Archive for the ‘Implicature’ Category

Knowing

July 22, 2012

In a comment on my recent Pogo posting, Bob Richmond gave a link to a posting of his (“Hum a few bars and I’ll fake it”) on the joke template that begins with the question “Do you know X?” and has some variant of the “Hum a few bars” reply as the punch line. (Several of these are from comic strips.) The joke turns on the ambiguity of the verb know, a use-mention ambiguity, and the speech-act ambiguity of Do you know? questions.

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Dishes

May 28, 2011
In today’s Zits, Jeremy insists on understanding dishes as the plural of dish and nothing else (as a way of avoiding work), so as to put his mother into the position of having to inventory the contents of the dishwasher or refer to these contents with a phrase like everything in the dishwasher:

He’s messing with words here, deliberately disregarding dishes as a label for a higher-level category of artifacts, as in do/wash the dishes (and in fact in compounds like dishwasher and dishcloth, where the first element dish is understood as a reference to this higher-level category; a dishwasher washes dishes in the broad, not the narrow, sense). Dishes are the central members of this category, but it includes a lot more than dishes.

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A little more on optative if … only

February 16, 2011

In my brief posting on optative if … only, in examples like

If only you had asked, I would have explained.
If you only had asked, …
If you had only asked, …

I focused on the truncated (protasis-only) versions of such examples and how they have become conventionalized as free-standing optatives. But I merely asserted that all the examples, truncated or not, were in fact optatives, distinct from ordinary conditionals with only in them. That assertion — which amounts to a claim that these sentences have a special sense or use of only in them (as distinguished in the OED) — could use some defense.

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Warning signs

April 26, 2010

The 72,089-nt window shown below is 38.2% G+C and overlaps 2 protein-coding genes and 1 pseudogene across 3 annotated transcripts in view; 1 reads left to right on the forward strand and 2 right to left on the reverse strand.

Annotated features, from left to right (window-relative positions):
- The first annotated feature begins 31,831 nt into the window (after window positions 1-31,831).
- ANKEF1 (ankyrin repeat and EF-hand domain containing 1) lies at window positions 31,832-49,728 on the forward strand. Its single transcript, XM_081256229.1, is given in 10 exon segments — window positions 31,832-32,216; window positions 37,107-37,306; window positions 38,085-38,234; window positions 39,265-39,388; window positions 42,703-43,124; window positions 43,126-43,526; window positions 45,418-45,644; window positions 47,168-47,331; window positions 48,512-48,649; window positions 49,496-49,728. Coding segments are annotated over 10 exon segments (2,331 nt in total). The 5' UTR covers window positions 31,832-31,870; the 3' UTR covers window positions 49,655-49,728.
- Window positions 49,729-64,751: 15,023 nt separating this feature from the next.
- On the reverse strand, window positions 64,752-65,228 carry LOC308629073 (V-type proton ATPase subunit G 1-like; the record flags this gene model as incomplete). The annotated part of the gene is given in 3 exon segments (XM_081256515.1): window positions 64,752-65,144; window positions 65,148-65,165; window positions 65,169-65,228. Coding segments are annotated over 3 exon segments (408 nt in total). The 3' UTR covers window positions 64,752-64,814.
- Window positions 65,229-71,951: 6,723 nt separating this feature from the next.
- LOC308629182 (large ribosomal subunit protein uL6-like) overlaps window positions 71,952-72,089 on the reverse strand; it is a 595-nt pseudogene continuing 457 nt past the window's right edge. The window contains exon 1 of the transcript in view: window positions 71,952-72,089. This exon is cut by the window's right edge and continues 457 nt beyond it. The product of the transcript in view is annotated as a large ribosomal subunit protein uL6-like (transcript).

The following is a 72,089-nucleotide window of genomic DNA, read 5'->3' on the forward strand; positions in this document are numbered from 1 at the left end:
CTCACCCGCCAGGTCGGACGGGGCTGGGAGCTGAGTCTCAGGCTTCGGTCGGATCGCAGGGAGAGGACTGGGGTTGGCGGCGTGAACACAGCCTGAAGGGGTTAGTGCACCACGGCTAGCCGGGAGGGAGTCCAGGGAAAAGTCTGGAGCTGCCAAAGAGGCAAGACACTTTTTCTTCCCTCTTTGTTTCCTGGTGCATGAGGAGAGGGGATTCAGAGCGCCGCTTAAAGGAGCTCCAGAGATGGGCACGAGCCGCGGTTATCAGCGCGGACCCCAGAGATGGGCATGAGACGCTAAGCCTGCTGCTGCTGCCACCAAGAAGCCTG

From the “Metropolitan Diary” feature of 26 April in the New York Times (it’s a regular Monday thing): “Signs of the Times”, a wry poem by Mel Glenn about the following warning posted on the Q train:

Assaulting M.T.A. personnel
is a felony punishable by
up to 7 years in prison.

Why would the MTA [here I do not follow the NYT‘s fanatic attachment to periods in initialisms, though I do wonder what was on the actual sign] caution people against assaulting its personnel? Would potential assaulters be deterred by the warning? Would they not already understand that assault is a serious matter?

Glenn’s poem went on to suggest:

Maybe other signs should be
displayed as well:

Do not trip strangers on the
street.

Avoid attacking people who sell
flowers.

Refrain from accosting
reference librarians.

[I would add: And do not deface subway signs.]

The implicated event of pizza-eating

October 10, 2009

I have a large and ever-growing collection of notes to myself on linguistic topics. This morning I came across one of these notes, a slip of paper with the following example on it:

(1) They came by bearing pizza, after which we watched The Music Man.

(The note doesn’t identify the source of the sentence or the date when I collected it.)

On the most straightforward reading, this sentence has a summative relative clause, “after which we watched The Music Man“, in which the relativizer which refers to the event of some people’s coming by bearing pizza; that is, (1) asserts describes two events, an arrival-with-pizza event and a movie-watching event, occurring in that order. In still other words, (1) is paraphraseable as

(2) They came by bearing pizza, after which event we watched The Music Man.

(In fact, some usage writers insist that (1) is unacceptable, because which has no noun antecedent in the sentence — so that (1) is “vague” — and that something like the clunky (2) must be used instead. See the summatives posting linked to above.)

And now for a subtlety. Although (1) describes only two events, most readers will understand (1) as implicating a third event, of pizza-eating, intervening between the other two, and the author of (1) surely intended this implicature. A nice little case of how sentences can end up conveying more than they literally mean. (The sentence is true if no event of pizza-eating occurred on the occasion in question.)